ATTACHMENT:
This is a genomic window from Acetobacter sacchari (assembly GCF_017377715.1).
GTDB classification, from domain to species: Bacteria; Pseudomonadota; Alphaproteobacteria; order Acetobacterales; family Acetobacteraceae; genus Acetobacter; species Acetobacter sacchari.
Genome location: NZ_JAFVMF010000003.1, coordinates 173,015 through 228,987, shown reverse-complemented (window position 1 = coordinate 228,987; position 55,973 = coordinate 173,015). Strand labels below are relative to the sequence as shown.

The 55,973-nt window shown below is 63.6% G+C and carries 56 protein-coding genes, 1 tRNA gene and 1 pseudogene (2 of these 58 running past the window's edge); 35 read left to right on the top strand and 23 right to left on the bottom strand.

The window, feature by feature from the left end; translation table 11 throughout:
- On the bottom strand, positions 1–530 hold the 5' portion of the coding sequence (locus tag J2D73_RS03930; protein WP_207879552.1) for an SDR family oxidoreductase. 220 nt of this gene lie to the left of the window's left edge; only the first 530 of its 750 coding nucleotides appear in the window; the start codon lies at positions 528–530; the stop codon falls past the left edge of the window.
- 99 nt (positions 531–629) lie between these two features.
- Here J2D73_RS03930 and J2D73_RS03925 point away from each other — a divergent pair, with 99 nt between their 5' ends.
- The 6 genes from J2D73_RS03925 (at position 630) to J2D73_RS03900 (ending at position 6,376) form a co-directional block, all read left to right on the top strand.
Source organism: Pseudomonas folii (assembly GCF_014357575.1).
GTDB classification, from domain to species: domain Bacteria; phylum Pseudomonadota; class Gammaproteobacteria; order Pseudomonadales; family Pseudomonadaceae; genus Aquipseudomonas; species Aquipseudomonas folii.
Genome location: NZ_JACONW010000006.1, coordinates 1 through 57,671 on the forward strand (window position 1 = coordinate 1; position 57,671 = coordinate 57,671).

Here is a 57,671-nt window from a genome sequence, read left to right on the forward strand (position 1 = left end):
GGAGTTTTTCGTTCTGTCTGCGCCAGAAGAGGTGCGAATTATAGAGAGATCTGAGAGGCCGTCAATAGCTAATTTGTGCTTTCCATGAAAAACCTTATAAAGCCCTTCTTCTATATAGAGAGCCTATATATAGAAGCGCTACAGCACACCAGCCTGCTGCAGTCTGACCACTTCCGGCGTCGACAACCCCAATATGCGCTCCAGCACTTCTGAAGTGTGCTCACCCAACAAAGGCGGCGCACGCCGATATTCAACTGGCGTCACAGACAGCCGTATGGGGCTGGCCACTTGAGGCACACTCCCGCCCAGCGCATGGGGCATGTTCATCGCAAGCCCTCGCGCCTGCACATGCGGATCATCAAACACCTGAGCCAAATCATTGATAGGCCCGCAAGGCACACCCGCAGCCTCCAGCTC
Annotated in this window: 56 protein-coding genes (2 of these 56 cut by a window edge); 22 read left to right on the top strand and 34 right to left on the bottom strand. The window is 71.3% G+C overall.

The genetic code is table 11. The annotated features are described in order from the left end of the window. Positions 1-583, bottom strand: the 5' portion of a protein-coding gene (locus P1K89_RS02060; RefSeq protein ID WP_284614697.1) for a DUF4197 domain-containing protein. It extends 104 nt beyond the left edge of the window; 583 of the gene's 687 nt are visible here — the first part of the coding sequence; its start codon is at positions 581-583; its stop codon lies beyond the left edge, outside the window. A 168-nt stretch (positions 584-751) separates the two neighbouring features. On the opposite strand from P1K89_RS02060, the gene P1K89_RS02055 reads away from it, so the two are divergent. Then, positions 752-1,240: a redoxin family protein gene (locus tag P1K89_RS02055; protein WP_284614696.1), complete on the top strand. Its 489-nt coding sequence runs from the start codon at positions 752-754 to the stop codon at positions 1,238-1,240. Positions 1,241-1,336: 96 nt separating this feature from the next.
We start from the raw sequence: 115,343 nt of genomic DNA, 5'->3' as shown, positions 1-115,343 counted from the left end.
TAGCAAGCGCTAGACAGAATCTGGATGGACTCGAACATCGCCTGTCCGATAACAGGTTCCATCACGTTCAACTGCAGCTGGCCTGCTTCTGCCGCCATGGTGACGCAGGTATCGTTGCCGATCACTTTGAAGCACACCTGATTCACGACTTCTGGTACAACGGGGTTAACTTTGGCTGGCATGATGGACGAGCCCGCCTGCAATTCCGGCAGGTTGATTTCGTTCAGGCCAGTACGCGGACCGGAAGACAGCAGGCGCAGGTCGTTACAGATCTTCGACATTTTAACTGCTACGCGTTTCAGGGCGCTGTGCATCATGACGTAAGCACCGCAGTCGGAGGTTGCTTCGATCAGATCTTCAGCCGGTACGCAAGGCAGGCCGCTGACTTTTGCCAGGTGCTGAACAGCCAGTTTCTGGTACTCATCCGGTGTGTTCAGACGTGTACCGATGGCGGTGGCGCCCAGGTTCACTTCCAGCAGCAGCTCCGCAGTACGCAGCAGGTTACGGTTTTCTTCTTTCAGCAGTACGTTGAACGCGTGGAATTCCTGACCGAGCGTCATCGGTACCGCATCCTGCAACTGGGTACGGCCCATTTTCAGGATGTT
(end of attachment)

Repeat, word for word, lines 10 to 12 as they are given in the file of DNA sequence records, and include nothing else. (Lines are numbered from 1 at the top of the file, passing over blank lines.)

Source organism: Pseudomonas folii (assembly GCF_014357575.1).
GTDB classification, from domain to species: domain Bacteria; phylum Pseudomonadota; class Gammaproteobacteria; order Pseudomonadales; family Pseudomonadaceae; genus Aquipseudomonas; species Aquipseudomonas folii.
Genome location: NZ_JACONW010000006.1, coordinates 1 through 57,671 on the forward strand (window position 1 = coordinate 1; position 57,671 = coordinate 57,671).